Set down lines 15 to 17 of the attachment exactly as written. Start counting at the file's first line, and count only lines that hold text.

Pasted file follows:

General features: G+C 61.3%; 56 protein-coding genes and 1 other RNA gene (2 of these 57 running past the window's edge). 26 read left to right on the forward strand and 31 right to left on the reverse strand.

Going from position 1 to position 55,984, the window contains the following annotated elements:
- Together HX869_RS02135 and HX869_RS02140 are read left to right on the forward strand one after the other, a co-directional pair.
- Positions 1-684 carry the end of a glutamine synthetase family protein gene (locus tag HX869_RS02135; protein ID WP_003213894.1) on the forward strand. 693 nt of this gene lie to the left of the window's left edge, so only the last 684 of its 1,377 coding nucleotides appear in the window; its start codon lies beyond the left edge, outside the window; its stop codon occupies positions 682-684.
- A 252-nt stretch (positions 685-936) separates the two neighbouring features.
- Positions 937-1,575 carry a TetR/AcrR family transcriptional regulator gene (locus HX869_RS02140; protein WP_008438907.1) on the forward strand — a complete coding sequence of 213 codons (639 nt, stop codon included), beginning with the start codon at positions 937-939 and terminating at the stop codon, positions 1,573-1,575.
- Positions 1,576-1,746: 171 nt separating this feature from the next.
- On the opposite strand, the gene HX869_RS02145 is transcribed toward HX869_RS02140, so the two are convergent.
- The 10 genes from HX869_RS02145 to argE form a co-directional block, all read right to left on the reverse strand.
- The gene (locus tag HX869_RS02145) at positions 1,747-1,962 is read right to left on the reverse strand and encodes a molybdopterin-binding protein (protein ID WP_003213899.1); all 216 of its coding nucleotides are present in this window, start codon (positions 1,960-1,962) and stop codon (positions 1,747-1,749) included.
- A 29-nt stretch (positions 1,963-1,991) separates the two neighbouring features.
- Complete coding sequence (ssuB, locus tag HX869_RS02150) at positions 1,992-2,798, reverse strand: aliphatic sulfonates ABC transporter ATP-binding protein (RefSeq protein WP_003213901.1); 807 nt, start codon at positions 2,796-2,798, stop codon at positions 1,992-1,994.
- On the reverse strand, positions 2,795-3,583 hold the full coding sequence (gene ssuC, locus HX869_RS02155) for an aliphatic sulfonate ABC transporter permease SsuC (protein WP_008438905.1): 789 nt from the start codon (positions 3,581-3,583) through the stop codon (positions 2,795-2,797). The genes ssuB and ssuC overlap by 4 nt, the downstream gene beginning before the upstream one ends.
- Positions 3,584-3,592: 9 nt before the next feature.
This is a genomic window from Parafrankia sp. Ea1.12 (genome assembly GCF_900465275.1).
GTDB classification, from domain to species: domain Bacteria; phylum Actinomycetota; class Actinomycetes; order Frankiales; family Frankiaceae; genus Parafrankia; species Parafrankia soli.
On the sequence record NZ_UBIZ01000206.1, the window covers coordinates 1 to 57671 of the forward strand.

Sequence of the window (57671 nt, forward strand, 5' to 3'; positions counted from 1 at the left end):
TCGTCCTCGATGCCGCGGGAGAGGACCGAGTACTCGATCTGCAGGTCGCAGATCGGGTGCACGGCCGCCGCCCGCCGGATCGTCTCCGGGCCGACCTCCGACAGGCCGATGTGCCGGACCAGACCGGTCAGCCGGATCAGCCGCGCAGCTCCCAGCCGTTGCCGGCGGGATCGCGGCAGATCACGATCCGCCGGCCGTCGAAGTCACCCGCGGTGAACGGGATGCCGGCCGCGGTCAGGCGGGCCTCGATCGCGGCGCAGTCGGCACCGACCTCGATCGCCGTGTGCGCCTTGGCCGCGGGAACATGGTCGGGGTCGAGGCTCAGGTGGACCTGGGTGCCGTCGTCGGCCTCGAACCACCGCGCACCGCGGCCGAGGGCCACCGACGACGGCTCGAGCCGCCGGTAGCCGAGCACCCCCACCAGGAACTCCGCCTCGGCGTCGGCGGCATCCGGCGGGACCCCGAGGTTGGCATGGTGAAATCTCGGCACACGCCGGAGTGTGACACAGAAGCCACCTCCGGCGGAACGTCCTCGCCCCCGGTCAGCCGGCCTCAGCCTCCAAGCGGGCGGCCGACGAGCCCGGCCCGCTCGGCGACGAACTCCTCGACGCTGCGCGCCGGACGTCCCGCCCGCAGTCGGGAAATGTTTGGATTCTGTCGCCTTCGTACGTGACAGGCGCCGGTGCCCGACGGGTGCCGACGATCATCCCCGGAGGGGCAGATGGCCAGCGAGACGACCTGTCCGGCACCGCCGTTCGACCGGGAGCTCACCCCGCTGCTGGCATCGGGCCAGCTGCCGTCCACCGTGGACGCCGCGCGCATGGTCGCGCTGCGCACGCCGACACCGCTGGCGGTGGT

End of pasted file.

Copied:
This is a genomic window from Parafrankia sp. Ea1.12 (genome assembly GCF_900465275.1).
GTDB classification, from domain to species: domain Bacteria; phylum Actinomycetota; class Actinomycetes; order Frankiales; family Frankiaceae; genus Parafrankia; species Parafrankia soli.
On the sequence record NZ_UBIZ01000206.1, the window covers coordinates 1 to 57671 of the forward strand.